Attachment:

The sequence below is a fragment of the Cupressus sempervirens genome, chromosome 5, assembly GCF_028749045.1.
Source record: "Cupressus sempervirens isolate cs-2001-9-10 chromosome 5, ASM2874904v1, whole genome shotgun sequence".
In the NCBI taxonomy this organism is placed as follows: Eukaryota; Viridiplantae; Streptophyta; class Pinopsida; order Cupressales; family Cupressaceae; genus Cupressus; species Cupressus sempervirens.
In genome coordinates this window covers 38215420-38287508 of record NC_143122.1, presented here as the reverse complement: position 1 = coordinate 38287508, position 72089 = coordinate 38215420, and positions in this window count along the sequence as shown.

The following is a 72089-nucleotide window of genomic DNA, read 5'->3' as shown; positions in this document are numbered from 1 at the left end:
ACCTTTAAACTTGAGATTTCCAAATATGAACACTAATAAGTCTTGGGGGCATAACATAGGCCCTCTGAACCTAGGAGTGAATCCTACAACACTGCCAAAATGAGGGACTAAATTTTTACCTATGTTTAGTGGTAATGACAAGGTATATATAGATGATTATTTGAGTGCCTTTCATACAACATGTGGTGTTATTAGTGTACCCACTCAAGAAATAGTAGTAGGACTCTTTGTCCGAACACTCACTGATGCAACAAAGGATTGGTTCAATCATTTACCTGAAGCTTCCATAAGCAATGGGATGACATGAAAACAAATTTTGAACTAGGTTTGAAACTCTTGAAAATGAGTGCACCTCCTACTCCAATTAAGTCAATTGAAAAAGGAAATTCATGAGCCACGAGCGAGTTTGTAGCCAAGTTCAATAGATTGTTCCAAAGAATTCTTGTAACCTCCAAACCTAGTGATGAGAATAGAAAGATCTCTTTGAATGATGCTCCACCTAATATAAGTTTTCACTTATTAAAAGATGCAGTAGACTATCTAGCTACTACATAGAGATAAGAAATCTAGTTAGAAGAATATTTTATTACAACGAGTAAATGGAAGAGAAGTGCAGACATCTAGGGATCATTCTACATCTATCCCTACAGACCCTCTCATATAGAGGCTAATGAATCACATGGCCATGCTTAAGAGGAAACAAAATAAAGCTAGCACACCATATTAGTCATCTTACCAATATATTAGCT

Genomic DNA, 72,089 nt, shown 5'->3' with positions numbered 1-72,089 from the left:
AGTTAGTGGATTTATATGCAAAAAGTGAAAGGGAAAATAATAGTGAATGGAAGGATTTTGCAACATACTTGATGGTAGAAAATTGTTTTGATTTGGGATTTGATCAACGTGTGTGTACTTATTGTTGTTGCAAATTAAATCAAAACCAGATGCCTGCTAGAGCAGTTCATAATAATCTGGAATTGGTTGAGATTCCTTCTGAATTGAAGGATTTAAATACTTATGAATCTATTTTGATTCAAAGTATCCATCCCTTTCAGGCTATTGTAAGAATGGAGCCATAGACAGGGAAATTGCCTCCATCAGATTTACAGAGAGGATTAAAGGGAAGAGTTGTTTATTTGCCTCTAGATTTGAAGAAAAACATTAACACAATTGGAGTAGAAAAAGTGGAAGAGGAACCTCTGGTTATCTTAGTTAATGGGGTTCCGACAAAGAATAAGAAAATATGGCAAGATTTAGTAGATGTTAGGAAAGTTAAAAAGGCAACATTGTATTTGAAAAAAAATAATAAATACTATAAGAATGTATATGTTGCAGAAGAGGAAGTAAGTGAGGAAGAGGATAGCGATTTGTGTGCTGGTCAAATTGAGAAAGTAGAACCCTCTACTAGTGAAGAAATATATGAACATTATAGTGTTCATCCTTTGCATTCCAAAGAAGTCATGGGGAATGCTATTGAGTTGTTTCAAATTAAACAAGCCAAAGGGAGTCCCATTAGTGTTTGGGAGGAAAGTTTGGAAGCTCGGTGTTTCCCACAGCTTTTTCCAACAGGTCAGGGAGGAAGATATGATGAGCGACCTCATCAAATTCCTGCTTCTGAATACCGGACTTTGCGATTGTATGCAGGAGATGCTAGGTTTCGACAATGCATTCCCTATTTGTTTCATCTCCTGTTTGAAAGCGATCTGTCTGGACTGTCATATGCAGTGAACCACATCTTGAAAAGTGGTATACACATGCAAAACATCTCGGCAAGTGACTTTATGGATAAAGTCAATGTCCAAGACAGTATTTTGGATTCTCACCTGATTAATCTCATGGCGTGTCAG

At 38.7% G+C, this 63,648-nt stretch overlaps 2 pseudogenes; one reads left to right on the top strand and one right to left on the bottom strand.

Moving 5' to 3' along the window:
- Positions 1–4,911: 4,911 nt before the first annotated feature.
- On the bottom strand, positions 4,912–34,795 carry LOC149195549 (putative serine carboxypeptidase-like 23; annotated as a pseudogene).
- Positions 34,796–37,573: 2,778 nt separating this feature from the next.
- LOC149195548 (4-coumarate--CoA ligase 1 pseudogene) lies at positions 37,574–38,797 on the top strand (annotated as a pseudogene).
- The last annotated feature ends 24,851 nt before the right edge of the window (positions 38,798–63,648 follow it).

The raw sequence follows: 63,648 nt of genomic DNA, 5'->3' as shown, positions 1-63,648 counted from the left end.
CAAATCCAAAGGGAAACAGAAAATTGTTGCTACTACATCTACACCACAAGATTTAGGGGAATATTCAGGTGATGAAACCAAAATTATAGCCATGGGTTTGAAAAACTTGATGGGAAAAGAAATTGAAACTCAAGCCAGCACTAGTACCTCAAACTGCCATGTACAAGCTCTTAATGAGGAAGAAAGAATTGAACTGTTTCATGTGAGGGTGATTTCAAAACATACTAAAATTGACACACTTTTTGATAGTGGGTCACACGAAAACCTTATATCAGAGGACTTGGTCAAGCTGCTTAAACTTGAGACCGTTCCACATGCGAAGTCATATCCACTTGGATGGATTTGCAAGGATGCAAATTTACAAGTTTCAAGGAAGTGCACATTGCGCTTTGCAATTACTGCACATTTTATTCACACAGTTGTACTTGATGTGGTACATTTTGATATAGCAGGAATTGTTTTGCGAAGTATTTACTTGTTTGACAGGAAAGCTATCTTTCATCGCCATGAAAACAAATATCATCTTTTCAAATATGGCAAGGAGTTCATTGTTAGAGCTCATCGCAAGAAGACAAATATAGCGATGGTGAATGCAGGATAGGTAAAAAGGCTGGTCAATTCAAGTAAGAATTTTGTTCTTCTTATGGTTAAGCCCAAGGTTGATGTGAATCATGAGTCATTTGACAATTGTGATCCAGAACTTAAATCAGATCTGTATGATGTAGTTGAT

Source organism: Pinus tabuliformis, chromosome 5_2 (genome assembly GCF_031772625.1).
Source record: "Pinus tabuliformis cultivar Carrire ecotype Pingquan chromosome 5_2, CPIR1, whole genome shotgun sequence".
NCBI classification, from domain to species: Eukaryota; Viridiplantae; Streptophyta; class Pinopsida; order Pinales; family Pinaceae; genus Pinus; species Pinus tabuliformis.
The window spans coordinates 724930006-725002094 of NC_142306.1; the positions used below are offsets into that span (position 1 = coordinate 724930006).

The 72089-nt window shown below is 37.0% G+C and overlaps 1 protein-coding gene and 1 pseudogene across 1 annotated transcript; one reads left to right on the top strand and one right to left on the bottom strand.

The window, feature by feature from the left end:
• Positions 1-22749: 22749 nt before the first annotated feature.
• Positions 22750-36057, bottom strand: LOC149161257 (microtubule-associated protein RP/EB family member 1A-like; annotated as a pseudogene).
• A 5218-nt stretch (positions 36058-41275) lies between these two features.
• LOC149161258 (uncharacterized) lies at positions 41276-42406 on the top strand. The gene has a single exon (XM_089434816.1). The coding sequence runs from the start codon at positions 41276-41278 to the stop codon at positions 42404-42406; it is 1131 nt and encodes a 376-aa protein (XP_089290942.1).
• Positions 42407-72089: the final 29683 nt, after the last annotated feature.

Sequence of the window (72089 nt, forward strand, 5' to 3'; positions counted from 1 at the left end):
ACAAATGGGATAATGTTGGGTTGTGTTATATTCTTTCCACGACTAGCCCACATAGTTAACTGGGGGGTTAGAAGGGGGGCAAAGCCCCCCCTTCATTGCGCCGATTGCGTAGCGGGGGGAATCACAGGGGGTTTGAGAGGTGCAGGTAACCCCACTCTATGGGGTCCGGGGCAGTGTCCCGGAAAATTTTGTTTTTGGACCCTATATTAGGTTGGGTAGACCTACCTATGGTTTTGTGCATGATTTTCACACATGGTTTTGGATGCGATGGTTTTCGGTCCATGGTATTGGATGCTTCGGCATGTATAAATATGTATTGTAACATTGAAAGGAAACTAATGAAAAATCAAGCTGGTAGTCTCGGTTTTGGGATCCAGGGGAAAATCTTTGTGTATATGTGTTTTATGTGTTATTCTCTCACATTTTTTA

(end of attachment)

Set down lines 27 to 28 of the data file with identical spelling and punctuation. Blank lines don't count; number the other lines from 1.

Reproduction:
• LOC149161258 (uncharacterized) lies at positions 41276-42406 on the top strand. The gene has a single exon (XM_089434816.1). The coding sequence runs from the start codon at positions 41276-41278 to the stop codon at positions 42404-42406; it is 1131 nt and encodes a 376-aa protein (XP_089290942.1).
• Positions 42407-72089: the final 29683 nt, after the last annotated feature.